There is a significant difference between being busy and being productive. How often, at the end of the day are we amazed at how exhausted we are and how little we accomplished? Now, can you imagine how much more vitalized, energized, and enthusiastic we would be if we ended the day exhausted, but could look back and see at least one major accomplishment completed? How much more motivated and excited would you be for the next day ahead of you?
Multiple psychological studies have been done over the years, to understand the value of and insight into “multi-tasking”. The studies show what wise men and women have been telling us over the centuries. There is a Russian proverb that tells, “If you chase two rabbits…you will catch neither one.” Circus lion tamers know this secret as well. Why do you think they go into the ring/cage with a chair pointed at the lion? Well, the lion is force to account for all four legs of the chair pointing at them, and thus they are more sedate as they cannot figure out which one to attack.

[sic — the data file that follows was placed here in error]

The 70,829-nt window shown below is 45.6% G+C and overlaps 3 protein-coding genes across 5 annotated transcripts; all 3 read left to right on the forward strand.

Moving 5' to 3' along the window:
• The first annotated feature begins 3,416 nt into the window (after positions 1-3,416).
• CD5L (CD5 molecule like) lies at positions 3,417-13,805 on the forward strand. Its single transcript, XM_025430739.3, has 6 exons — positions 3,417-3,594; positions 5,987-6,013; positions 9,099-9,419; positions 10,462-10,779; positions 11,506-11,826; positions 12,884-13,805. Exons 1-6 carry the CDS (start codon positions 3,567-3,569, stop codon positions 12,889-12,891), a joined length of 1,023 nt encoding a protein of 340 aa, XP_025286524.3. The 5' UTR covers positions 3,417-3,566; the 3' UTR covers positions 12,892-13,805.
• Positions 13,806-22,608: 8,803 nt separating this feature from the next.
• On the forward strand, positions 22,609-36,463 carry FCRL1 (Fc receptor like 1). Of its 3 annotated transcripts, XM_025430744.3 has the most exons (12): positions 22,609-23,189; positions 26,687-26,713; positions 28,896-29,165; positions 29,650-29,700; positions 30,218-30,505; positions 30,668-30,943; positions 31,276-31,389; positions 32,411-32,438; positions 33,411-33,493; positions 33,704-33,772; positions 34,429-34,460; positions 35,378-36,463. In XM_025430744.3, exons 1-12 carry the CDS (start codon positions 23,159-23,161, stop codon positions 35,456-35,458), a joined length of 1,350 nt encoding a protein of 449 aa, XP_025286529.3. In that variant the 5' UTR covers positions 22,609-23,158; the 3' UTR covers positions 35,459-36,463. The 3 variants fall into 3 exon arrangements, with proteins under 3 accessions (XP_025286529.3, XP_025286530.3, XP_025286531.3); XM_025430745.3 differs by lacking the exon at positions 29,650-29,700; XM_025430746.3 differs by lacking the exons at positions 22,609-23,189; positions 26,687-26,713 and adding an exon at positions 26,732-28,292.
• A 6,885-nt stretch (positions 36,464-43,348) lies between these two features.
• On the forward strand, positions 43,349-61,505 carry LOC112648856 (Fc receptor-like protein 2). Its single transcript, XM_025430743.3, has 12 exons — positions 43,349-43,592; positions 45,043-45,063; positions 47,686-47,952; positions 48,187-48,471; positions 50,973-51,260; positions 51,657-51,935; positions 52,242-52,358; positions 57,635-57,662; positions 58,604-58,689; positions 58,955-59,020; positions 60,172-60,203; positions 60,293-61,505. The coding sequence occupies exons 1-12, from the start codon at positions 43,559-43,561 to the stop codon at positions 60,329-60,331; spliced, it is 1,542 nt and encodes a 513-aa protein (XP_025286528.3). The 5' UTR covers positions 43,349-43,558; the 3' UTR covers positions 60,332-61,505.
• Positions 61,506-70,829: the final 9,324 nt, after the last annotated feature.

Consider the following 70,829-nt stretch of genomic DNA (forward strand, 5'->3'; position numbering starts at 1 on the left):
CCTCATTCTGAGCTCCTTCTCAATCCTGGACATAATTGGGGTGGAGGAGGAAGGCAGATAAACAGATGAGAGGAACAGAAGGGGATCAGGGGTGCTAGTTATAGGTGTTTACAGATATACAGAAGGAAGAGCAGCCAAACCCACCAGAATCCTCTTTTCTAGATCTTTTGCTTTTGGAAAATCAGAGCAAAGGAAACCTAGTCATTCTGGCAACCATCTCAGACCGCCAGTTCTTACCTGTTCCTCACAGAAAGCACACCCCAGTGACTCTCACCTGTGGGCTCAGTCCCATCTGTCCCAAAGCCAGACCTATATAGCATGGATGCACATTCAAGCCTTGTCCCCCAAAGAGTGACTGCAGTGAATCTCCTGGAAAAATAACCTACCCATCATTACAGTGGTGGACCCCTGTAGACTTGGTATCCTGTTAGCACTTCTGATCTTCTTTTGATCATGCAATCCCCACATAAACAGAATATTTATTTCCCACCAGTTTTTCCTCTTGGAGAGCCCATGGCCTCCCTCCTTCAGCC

In this book, Gary Keller and Jay Papasan help the readers lean the value of and how to help direct your work in a more focused manner so that you can learn to accomplish great things. The concepts and ideas are simple, but putting them into practice takes self-discipline. We live in a world where most work environments throw multiple tasks, duties, and responsibilities at each of us. We are often bombarded with email, phone calls, instant messages…all seemingly demanding our immediate attention. When we are pulled away from fruitful tasks, it takes time to re-gain focus and make progress towards the items that are really important.
No matter your profession or station in life, the ideas and concepts in this book are helpful. Read the book, learn, absorb, and put it into practice. You will not be disappointed.